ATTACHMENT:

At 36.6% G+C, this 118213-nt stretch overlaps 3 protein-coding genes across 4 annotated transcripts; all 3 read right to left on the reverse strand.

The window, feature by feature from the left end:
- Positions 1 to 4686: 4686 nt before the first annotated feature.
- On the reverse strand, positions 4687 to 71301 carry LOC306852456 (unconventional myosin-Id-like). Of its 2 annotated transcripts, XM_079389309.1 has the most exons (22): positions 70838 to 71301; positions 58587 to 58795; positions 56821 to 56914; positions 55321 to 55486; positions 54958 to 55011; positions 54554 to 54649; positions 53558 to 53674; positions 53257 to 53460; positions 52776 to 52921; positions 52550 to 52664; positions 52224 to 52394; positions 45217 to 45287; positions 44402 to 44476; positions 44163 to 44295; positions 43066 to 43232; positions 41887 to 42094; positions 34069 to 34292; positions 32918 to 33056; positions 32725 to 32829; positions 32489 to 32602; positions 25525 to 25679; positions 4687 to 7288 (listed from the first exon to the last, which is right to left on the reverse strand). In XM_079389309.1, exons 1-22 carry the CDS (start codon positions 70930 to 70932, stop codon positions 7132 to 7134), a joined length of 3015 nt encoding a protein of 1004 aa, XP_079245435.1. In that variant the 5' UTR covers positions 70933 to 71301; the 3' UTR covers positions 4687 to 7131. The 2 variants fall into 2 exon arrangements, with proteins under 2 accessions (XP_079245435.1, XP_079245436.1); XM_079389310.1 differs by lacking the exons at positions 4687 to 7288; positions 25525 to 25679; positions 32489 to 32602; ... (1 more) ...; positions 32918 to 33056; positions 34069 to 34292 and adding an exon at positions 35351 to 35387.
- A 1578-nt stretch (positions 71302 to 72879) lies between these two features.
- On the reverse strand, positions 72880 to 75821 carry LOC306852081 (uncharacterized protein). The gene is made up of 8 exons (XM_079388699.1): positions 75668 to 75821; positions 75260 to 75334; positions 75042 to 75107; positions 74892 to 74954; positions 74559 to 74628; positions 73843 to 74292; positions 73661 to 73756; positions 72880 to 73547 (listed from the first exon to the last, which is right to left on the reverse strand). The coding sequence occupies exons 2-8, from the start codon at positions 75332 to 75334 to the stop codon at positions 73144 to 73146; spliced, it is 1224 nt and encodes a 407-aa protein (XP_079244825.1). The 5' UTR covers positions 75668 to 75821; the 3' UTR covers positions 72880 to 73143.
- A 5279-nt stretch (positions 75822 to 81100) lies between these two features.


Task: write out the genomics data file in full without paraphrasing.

At 36.6% G+C, this 118213-nt stretch overlaps 3 protein-coding genes across 4 annotated transcripts; all 3 read right to left on the reverse strand.

The window, feature by feature from the left end:
- Positions 1 to 4686: 4686 nt before the first annotated feature.
- On the reverse strand, positions 4687 to 71301 carry LOC306852456 (unconventional myosin-Id-like). Of its 2 annotated transcripts, XM_079389309.1 has the most exons (22): positions 70838 to 71301; positions 58587 to 58795; positions 56821 to 56914; positions 55321 to 55486; positions 54958 to 55011; positions 54554 to 54649; positions 53558 to 53674; positions 53257 to 53460; positions 52776 to 52921; positions 52550 to 52664; positions 52224 to 52394; positions 45217 to 45287; positions 44402 to 44476; positions 44163 to 44295; positions 43066 to 43232; positions 41887 to 42094; positions 34069 to 34292; positions 32918 to 33056; positions 32725 to 32829; positions 32489 to 32602; positions 25525 to 25679; positions 4687 to 7288 (listed from the first exon to the last, which is right to left on the reverse strand). In XM_079389309.1, exons 1-22 carry the CDS (start codon positions 70930 to 70932, stop codon positions 7132 to 7134), a joined length of 3015 nt encoding a protein of 1004 aa, XP_079245435.1. In that variant the 5' UTR covers positions 70933 to 71301; the 3' UTR covers positions 4687 to 7131. The 2 variants fall into 2 exon arrangements, with proteins under 2 accessions (XP_079245435.1, XP_079245436.1); XM_079389310.1 differs by lacking the exons at positions 4687 to 7288; positions 25525 to 25679; positions 32489 to 32602; ... (1 more) ...; positions 32918 to 33056; positions 34069 to 34292 and adding an exon at positions 35351 to 35387.
- A 1578-nt stretch (positions 71302 to 72879) lies between these two features.
- On the reverse strand, positions 72880 to 75821 carry LOC306852081 (uncharacterized protein). The gene is made up of 8 exons (XM_079388699.1): positions 75668 to 75821; positions 75260 to 75334; positions 75042 to 75107; positions 74892 to 74954; positions 74559 to 74628; positions 73843 to 74292; positions 73661 to 73756; positions 72880 to 73547 (listed from the first exon to the last, which is right to left on the reverse strand). The coding sequence occupies exons 2-8, from the start codon at positions 75332 to 75334 to the stop codon at positions 73144 to 73146; spliced, it is 1224 nt and encodes a 407-aa protein (XP_079244825.1). The 5' UTR covers positions 75668 to 75821; the 3' UTR covers positions 72880 to 73143.
- A 5279-nt stretch (positions 75822 to 81100) lies between these two features.